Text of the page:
These admissions, however humbly offered, do not approach the heart of the problem, which is the supplanting of one supreme faith by another -- the substitution of a faith in the verifiable materialism of science for faith in an unseen God. This is only implicit in Gould's discussion, but it is made explicit in Tipler's. Tipler, after confessing his own conclusion and belief that Jesus did not really rise from the dead -- that, in fact, his corpse rotted in the grave while his followers suffered a mass hallucination -- makes the astonishing assertion that "[m]ost modern Christian theologians agree with this assessment." Mr. Gould appears to travel with the same crowd, and he is thus able to equate "religion" with these emminently reasonable theologians, and to marginalize all others as sectarian. He does not appear to see any intrusion into the religious magisterium when, appealing to the wisdom of science, he limits concepts of God to the nonintrusive and the unresponsive; nor when he altogether does away with the concept of a personality-inflected God in favor of a "religion" consisting of nothing more than a wise and reasonable system of human values.
It may be that Tipler's assertion about the true faith of modern theologians is accurate for many (I recoil from the implications of "most"). If so, the reason lies in the very violation of NOMA that Gould professes to deplore but spends most of his book promoting. Science, for at least the past few hundred years, has successfully narrowed our cultural understanding of what is possible, even while it has continually expanded our knowledge of what can be accomplished within those shrinking bounds. Miracles are impossible; ah, but unseen forces which can lift a garage door or change the TV channel are possible. This weight of conventional wisdom cannot have failed to impress itself on the mental habits of theologians any less than on the mental habits of evolutionary biologists. One superficial result of this intrusion of science into the magisterium of religion is the rule of priority implicit in Gould's first commandment of NOMA, which is that the theologian must not hold a religious belief unless and until the scientist has reported a supporting theoretical basis. First comes science, then comes religion. In the 1920s, it would have been forbidden for a theologian to assert that God could invest a glass of water with the power to destroy entire cities; since the 1950s, we are allowed to fear the 2H2 in H2O because science has demonstrated the frightening atomic energy of deuterium with the hydrogen bomb. Similarly, I am sure that Gould would dismiss as sectarian nonsense the Christian Science doctrine of an illusory material universe subsumed in the Mind of God. (The very name of the church is probably sufficient to make Gould uncomfortable.) Yet this doctrine, founded in faith and not in the laboratory, anticipated by at least fifty years some of the more "shocking" aspects of the consensus Copenhagen interpretation of quantum mechanics. Was Mary Baker Eddy, then, wrong to go public with the revelation she believed had been given to her? Was she being unreligious in doing so? No, her NOMA violation appears to have been that she got her priorities wrong and asserted that God has the power to act in the natural world in ways unknown (and perhaps unknowable) to science, and that she did so before physicists came tentatively to some strikingly similar conclusions.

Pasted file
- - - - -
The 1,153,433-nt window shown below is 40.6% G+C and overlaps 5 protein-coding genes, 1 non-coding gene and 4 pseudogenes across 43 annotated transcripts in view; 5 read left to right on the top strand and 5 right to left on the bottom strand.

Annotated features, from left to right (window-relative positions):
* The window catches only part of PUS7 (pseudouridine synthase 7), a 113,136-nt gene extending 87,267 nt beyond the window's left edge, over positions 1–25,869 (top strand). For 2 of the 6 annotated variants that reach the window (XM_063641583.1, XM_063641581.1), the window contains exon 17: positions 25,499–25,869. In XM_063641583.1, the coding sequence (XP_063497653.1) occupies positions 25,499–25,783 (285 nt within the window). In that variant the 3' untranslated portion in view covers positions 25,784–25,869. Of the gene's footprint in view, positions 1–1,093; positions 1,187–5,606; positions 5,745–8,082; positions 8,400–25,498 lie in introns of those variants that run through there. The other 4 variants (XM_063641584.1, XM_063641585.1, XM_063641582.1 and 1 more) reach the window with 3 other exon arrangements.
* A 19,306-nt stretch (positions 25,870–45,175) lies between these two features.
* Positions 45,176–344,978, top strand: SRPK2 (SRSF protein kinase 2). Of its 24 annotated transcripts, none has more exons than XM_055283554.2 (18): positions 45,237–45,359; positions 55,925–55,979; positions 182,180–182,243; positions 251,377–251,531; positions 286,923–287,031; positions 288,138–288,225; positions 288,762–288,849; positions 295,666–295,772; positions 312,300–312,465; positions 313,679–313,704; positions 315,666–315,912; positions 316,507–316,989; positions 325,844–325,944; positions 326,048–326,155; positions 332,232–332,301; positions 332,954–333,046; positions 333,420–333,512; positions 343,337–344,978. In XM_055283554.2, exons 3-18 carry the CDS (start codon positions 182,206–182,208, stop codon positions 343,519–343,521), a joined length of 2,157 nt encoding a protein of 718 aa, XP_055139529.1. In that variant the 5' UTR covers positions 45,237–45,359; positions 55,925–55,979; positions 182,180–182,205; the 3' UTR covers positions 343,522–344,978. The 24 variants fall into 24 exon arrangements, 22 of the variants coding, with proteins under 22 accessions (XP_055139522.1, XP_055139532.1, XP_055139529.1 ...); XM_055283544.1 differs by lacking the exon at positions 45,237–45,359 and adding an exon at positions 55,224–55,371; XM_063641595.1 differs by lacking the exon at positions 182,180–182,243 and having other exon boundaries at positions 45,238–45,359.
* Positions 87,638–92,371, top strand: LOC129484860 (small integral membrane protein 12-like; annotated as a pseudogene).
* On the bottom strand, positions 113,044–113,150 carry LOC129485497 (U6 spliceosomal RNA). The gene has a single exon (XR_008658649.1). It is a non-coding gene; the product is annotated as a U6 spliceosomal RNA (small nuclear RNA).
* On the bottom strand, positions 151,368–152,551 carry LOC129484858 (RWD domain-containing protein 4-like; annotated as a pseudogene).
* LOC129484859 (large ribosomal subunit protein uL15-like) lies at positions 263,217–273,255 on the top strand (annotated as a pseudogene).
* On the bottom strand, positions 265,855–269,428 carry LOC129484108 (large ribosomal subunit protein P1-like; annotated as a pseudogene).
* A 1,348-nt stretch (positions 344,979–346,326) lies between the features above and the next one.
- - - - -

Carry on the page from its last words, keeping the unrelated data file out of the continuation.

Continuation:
Science and religion may play on different stages for the most part, but pretending there is no interaction is futile. It is only that the sore spots, the points of contact, differ from one individual to another. Recently, it was "scientifically" proposed that racial differences in human achievement, and even in human potential, are inherent. I know that this is not true regardless of what any scientist may say based on any data whatsoever. I know this because God created humans in God's image, and there is but one God, so that in Christ there is neither Jew nor Greek, slave nor free, male nor female. I do not need validation from the scientific community to dispute the theory of inherent differences and, in fact, I have no need to disprove it at all because it is simply wrong. As it happens, this particular theory and the data on which it is based have been widely ridiculed in scientific circles (I am sure that Gould would have no part of it); but what is to prevent another sincere NOMAist from laying down a Second Commandment: that I should not mix the magisteria by claiming that God created all humans equal? Would I add a jot or a
tittle to the scientific debate by citing scripture? Not at all. Would I be intruding upon science by asserting that the scientific claims were incomplete, misinterpreted, or in some other way just plain wrong for no other reason than that God decreed otherwise? Yes, absolutely. This is really no different from the scientist who does not even bother to examine the data underlying the so-called "Bible Code" theory because such a thing is simply impossible and must be wrong. (However, it is to be distinguished from the equally widespread phenomenon of the believer who cites the Bible Code theory as scientific proof of God, also without examination of the data.)